ASUU to discuss projects

By By Michael McFall, News Editor

By Michael McFall, News Editor

After several criticized or mired projects and two successful ones, today the student government’s leaders will sit down with students and go over what they’ve done for the past eight months of its administration.

Although the government leaders are likely to address what the government has planned for the future, Tayler Clough, president of the Associated Students of the University of Utah, and Vice President Rachel Rizzo have received mixed results for the initiatives already under their belt since taking office in May.

Most of their success came through the Internet.

In October, they posted the ASUU budget online. Although it was seen as a good-faith attempt at transparency8212;more than last year’s administration can say8212;its eligibility as a complete success was weighed down by the fact that expenditures were left as vague line items without clarification. Clough has asked students to come to him with any questions they might have about the budget.

Also in the administration’s favor is its creation of a central website for all student groups, which was well-received.

However, other attempts from Clough’s administration haven’t shared the same success.

During their campaign, Clough and Rizzo spoke about rescheduling summer classes to energy-sustainable buildings in order to reduce the U’s carbon footprint. Although it was well-intentioned, they quickly came to terms with the facts that it’s an initiative that will have to wait for another administration as obstacles came up, such as the fact that most older buildings can’t be completely shut down.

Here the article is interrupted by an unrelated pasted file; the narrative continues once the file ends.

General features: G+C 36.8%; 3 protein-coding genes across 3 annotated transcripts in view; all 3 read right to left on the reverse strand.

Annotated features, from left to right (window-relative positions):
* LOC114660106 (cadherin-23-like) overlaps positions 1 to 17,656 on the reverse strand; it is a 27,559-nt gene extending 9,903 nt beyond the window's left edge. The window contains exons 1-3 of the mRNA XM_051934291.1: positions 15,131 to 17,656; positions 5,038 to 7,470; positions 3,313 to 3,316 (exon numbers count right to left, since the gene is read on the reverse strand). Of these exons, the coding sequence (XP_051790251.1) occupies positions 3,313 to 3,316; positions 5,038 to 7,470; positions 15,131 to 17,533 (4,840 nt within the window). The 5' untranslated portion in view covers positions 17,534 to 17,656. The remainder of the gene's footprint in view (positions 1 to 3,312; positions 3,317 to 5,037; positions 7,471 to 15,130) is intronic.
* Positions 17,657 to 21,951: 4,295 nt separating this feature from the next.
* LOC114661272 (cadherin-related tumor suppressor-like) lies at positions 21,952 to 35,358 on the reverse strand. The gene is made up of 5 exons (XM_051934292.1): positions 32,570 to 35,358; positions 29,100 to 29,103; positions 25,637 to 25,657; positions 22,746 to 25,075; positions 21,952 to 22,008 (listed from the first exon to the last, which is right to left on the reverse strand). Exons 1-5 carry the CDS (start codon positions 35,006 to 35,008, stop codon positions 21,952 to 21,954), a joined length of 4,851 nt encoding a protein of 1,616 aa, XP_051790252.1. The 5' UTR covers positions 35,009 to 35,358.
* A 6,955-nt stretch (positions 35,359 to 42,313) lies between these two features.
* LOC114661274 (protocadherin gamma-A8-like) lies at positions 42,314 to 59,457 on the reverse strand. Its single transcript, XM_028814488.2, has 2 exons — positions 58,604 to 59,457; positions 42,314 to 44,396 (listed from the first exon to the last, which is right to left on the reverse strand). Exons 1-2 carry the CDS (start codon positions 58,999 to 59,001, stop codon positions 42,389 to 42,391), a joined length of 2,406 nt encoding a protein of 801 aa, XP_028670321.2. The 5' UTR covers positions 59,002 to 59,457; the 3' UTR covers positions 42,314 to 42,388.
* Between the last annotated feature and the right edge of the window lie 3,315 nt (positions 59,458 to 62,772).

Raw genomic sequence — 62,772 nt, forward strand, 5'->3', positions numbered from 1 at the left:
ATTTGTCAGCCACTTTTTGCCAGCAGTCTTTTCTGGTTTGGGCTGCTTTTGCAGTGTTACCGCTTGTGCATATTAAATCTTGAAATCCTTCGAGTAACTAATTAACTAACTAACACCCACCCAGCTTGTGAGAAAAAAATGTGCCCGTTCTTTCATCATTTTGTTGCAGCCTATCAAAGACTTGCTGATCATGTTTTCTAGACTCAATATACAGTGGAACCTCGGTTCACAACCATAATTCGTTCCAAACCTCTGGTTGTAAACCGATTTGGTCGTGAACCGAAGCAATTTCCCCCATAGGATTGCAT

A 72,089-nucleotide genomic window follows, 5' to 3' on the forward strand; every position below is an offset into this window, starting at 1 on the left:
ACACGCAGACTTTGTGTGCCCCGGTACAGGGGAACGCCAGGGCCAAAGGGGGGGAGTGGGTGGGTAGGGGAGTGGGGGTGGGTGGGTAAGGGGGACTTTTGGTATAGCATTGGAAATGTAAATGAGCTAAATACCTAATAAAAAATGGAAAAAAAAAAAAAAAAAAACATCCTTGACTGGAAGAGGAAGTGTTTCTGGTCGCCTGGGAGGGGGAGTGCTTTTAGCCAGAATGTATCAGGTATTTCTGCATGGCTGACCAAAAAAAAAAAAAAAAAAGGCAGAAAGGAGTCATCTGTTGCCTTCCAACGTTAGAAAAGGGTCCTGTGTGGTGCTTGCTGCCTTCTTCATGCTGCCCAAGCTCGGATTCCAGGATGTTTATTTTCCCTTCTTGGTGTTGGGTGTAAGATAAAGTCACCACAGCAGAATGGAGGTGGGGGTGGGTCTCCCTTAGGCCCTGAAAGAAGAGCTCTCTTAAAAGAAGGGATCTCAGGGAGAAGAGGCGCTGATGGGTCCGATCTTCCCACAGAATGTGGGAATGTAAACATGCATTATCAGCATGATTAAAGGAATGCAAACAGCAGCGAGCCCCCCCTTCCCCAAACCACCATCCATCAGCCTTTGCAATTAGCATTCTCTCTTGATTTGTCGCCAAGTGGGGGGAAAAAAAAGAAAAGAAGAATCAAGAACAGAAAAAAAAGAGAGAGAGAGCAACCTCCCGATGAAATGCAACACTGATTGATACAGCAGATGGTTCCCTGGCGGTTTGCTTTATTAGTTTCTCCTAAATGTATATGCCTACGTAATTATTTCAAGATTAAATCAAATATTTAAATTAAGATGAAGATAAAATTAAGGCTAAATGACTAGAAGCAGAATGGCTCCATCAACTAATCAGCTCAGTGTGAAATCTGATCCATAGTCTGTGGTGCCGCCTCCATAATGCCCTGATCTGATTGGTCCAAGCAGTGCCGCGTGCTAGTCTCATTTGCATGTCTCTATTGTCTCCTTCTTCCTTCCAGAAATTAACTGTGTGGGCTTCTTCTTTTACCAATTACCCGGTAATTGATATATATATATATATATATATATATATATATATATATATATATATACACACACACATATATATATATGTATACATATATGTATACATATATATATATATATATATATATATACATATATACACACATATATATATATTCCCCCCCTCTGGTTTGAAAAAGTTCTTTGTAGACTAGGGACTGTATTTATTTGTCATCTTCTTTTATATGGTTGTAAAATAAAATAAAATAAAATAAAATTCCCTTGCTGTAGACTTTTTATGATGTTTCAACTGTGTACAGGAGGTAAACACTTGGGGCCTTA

Still on the horizon is Clough’s proposal to begin a mentoring program. ASUU legislators criticized the proposal when originally presented as a $15,000 program to have U graduate students go to Granite District high schools to show students how to apply to the U. The most recent version of the proposal describes it as a program of the same cost that would have graduate students visit Granite District junior highs to mentor younger students in basic academics.

Although the proposed senior class gift of an at least $20,000 social center in the Marriott Library plaza passed unanimously in the ASUU Assembly, two senators have criticized it as misguided.

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